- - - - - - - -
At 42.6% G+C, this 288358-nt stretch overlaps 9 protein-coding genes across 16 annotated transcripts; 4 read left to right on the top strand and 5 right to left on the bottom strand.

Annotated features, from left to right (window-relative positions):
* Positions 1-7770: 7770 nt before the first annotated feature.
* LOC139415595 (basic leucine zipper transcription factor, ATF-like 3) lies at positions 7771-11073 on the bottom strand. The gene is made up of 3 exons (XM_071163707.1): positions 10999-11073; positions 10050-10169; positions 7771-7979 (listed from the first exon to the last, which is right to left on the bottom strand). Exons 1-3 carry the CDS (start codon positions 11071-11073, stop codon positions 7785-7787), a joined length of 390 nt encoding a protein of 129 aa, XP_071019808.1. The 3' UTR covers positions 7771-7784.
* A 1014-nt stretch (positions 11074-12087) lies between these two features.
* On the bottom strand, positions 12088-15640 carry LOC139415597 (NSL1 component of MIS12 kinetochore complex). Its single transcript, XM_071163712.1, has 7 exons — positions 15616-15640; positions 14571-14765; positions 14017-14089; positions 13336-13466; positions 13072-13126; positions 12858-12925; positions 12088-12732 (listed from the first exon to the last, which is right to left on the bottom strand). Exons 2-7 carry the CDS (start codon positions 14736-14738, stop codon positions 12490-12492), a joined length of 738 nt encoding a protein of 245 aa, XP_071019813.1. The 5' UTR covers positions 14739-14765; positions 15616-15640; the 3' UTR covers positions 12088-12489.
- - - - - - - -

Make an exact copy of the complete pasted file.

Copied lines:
At 42.6% G+C, this 288358-nt stretch overlaps 9 protein-coding genes across 16 annotated transcripts; 4 read left to right on the top strand and 5 right to left on the bottom strand.

Annotated features, from left to right (window-relative positions):
* Positions 1-7770: 7770 nt before the first annotated feature.
* LOC139415595 (basic leucine zipper transcription factor, ATF-like 3) lies at positions 7771-11073 on the bottom strand. The gene is made up of 3 exons (XM_071163707.1): positions 10999-11073; positions 10050-10169; positions 7771-7979 (listed from the first exon to the last, which is right to left on the bottom strand). Exons 1-3 carry the CDS (start codon positions 11071-11073, stop codon positions 7785-7787), a joined length of 390 nt encoding a protein of 129 aa, XP_071019808.1. The 3' UTR covers positions 7771-7784.
* A 1014-nt stretch (positions 11074-12087) lies between these two features.
* On the bottom strand, positions 12088-15640 carry LOC139415597 (NSL1 component of MIS12 kinetochore complex). Its single transcript, XM_071163712.1, has 7 exons — positions 15616-15640; positions 14571-14765; positions 14017-14089; positions 13336-13466; positions 13072-13126; positions 12858-12925; positions 12088-12732 (listed from the first exon to the last, which is right to left on the bottom strand). Exons 2-7 carry the CDS (start codon positions 14736-14738, stop codon positions 12490-12492), a joined length of 738 nt encoding a protein of 245 aa, XP_071019813.1. The 5' UTR covers positions 14739-14765; positions 15616-15640; the 3' UTR covers positions 12088-12489.